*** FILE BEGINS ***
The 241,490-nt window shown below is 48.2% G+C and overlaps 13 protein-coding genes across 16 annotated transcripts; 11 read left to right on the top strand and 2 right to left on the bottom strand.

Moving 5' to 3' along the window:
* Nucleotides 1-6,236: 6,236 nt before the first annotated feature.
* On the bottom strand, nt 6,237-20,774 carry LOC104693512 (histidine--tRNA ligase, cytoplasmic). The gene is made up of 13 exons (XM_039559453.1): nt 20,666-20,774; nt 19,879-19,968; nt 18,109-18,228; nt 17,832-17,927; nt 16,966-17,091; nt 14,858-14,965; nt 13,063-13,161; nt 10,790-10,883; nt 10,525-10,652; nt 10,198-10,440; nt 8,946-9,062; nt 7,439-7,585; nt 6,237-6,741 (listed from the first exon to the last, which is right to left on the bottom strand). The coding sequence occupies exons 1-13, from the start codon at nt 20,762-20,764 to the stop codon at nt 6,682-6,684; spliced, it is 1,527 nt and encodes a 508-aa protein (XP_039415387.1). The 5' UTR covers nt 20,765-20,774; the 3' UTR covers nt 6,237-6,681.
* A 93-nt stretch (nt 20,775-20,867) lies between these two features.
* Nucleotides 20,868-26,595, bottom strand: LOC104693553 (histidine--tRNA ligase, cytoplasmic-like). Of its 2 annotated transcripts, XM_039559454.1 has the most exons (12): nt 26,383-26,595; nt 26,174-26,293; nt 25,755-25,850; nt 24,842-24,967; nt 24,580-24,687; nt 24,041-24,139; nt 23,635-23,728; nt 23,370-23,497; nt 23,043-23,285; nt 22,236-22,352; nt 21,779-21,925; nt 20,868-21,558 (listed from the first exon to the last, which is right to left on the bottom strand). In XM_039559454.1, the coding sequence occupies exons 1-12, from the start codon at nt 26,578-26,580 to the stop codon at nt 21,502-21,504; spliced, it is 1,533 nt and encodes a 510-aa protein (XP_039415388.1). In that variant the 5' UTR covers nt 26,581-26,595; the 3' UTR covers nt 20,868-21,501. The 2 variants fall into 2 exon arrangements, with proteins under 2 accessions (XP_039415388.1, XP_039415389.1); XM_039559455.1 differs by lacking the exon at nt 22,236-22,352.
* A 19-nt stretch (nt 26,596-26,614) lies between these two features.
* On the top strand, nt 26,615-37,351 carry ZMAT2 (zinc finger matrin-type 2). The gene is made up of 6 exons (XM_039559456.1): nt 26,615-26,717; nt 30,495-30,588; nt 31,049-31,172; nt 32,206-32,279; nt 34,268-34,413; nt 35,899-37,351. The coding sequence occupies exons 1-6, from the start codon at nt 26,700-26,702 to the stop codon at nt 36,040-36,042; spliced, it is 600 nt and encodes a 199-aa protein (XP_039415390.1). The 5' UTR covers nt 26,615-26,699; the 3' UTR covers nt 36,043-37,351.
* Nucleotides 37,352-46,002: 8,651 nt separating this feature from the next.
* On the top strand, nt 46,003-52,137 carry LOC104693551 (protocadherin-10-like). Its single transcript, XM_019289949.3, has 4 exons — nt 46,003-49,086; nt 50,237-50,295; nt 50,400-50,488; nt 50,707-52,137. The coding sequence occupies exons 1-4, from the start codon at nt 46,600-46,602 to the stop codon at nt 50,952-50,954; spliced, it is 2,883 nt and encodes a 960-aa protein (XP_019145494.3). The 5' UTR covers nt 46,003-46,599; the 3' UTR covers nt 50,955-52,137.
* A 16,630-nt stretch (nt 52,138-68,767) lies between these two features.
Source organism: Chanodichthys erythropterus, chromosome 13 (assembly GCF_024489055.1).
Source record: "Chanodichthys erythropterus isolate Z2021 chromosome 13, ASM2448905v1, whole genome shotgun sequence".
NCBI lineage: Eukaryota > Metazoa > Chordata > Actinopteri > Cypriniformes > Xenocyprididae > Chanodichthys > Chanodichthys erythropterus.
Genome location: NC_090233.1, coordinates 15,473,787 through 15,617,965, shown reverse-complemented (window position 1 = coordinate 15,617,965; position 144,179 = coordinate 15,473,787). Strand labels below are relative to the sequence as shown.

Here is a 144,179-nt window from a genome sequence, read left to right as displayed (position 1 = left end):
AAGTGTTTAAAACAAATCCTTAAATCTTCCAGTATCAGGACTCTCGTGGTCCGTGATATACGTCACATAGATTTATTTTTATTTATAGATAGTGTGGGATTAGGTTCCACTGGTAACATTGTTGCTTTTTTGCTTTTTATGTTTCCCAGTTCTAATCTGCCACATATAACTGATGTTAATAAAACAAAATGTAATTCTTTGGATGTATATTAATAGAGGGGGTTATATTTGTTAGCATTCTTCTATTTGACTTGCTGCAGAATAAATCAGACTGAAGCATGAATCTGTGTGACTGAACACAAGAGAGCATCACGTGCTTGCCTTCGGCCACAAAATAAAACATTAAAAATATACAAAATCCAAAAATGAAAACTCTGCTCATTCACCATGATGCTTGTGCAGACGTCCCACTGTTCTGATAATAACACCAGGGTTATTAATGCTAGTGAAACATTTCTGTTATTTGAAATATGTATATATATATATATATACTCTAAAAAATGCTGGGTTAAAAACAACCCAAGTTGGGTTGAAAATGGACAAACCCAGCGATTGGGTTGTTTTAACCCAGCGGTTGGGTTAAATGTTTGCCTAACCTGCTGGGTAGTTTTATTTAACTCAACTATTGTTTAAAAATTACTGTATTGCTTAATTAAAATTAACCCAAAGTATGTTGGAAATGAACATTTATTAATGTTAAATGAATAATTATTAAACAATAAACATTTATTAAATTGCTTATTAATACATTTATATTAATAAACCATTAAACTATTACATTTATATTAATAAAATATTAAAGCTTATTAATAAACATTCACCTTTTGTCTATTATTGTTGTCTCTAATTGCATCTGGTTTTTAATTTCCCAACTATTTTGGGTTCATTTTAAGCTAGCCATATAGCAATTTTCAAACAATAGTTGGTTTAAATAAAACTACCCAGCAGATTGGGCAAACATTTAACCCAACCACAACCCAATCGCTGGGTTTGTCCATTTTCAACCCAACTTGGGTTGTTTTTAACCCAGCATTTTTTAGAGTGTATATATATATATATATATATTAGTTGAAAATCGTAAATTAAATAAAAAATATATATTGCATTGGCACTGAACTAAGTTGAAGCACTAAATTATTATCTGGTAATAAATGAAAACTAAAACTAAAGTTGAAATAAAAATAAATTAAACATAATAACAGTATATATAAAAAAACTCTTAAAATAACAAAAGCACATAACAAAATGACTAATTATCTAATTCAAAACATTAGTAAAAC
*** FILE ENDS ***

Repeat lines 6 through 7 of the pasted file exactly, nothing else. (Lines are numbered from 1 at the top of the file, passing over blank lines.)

* Nucleotides 20,868-26,595, bottom strand: LOC104693553 (histidine--tRNA ligase, cytoplasmic-like). Of its 2 annotated transcripts, XM_039559454.1 has the most exons (12): nt 26,383-26,595; nt 26,174-26,293; nt 25,755-25,850; nt 24,842-24,967; nt 24,580-24,687; nt 24,041-24,139; nt 23,635-23,728; nt 23,370-23,497; nt 23,043-23,285; nt 22,236-22,352; nt 21,779-21,925; nt 20,868-21,558 (listed from the first exon to the last, which is right to left on the bottom strand). In XM_039559454.1, the coding sequence occupies exons 1-12, from the start codon at nt 26,578-26,580 to the stop codon at nt 21,502-21,504; spliced, it is 1,533 nt and encodes a 510-aa protein (XP_039415388.1). In that variant the 5' UTR covers nt 26,581-26,595; the 3' UTR covers nt 20,868-21,501. The 2 variants fall into 2 exon arrangements, with proteins under 2 accessions (XP_039415388.1, XP_039415389.1); XM_039559455.1 differs by lacking the exon at nt 22,236-22,352.
* A 19-nt stretch (nt 26,596-26,614) lies between these two features.